For many of us, not only do we treat our pets LIKE family, they ARE family; I’ll admit, sometimes the dogs are my favorite family members. They don’t whine, kick the seats, fight with their siblings, or complain of boredom. Especially on road trips. My human children can’t possibly imagine how we survived long car rides without iPads, smart phones, and videos.
While dogs can be the ideal travel companion, there is the occasional pooch that suffers from travel anxiety or motion sickness. Is it possible to manage dog car sickness and nervousness so that you and your furry friend can best enjoy the open road? Yes!
Dog Car Sickness and Travel Anxiety
Dogs can become excitable or nervous when they are in unfamiliar situations or when they associate an activity with a negative outcome. Did your dog’s previous car ride end in a trip to the vet for vaccinations or surgery?
Was their last car ride three years ago and they are no longer accustomed to the sound of the engine, the roar of passing trucks, or the confinement that road travel brings? Are they secured in a crate or harness with a familiar toy or blanket or are they bounced around in a hot vehicle during stop and go traffic?
Take Shorter Trips
If possible, introduce a puppy or even adult dog to short, frequent road trips that end at a dog park or give them treats during and after the ride. When a car ride equates to a favorite activity or snack, dogs are eager to hop in a vehicle. Mix up the duration of car rides and give them a little fresh air. Stop sporadically to exercise your pet and provide stimulation, playtime, and a drink.
What if you knew that EVERY time you got into your car you were going to be trapped inside for 9 hours with few breaks to eliminate or eat? I’d start to think my vehicle might be more like a prison cell on wheels. Happy to buckle up? No thank you! I might drool and pace at the sound of car keys jangling or hit the brakes hard if someone tried to plop me in a car seat.
Calming Dog Medications and Supplements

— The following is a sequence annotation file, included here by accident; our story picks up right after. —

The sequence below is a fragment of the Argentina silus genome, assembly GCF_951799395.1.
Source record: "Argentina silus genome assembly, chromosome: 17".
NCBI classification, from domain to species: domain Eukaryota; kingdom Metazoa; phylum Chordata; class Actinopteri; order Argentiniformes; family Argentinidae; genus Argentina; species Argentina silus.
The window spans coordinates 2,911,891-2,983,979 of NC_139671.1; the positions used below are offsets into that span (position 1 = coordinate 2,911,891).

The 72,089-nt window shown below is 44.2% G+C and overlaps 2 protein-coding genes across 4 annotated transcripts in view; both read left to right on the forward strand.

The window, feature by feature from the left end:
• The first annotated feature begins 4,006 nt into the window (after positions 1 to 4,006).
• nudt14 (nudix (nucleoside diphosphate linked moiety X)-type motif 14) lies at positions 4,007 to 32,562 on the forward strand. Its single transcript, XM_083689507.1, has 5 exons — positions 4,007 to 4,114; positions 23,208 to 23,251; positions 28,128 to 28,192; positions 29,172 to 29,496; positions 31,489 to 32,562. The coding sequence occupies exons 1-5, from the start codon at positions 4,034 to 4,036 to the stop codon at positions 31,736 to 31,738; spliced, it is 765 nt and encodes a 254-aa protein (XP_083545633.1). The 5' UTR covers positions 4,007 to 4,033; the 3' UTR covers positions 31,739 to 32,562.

In addition to desensitization, travel anxiety in dogs can be alleviated with over-the counter supplements and/or prescription medications from your veterinarian. It’s best to manage the situation before it gets out of hand; the more a behavior becomes practiced by an animal, the harder it is to unlearn. This is especially important with large dogs who can be more difficult to contain and restrain in a car.
As a housecall vet, we see many patients at home because they simply refuse to get in the car. Whether it was a prior negative experience or just lack of exposure to car rides, it can be impossible to convince a 150-pound Mastiff to buckle up. What would happen to your pet if you had to transport them in an emergency?
Products containing L-theanine, Chamomile, L-tryptophan, and Vitamin B1 such as Composure Pro by Vetriscience may be all that is needed to take the edge off an anxious dog. Combining the tasty treat with an Adaptil dog collar, which releases a natural dog calming pheromone imperceptible to humans, can work wonders.
Other dog owners have found success using a Bach flower drop called Rescue Remedy. Ask your veterinarian if you think your dog might be more comfortable using one of these supplements or if a prescription medication such as Trazodone or Alprazolam might be necessary to ensure a successful trip.
Benadryl (diphenhydramine) can be tried to help ease the tension of car travel, but I find while it may cause sleepiness, it doesn’t help truly anxious dogs. In some cases, when dogs lose their coordination and stumble about due to sedation, they become more anxious.
I always recommend trying the medication you are planning to use in advance. You don’t want to find out 2 hours into a 10-hour trip that your dog may have needed a higher dose and is panting, shaking, and crying or that they have an adverse reaction to a new product.
Some dogs become anxious in the car because they have previously experienced motion sickness. Motion sickness can be alleviated by avoiding a large meal before travel and making sure dogs are secure in a crate. Other pets fare better given a medication like Cerenia tablets or Meclizine a few hours before a trip. A safe alternative to prescription medications may be a sprinkle of ginger powder on a bit of wet food to manage nausea. As always, check with your veterinarian. Safe travels!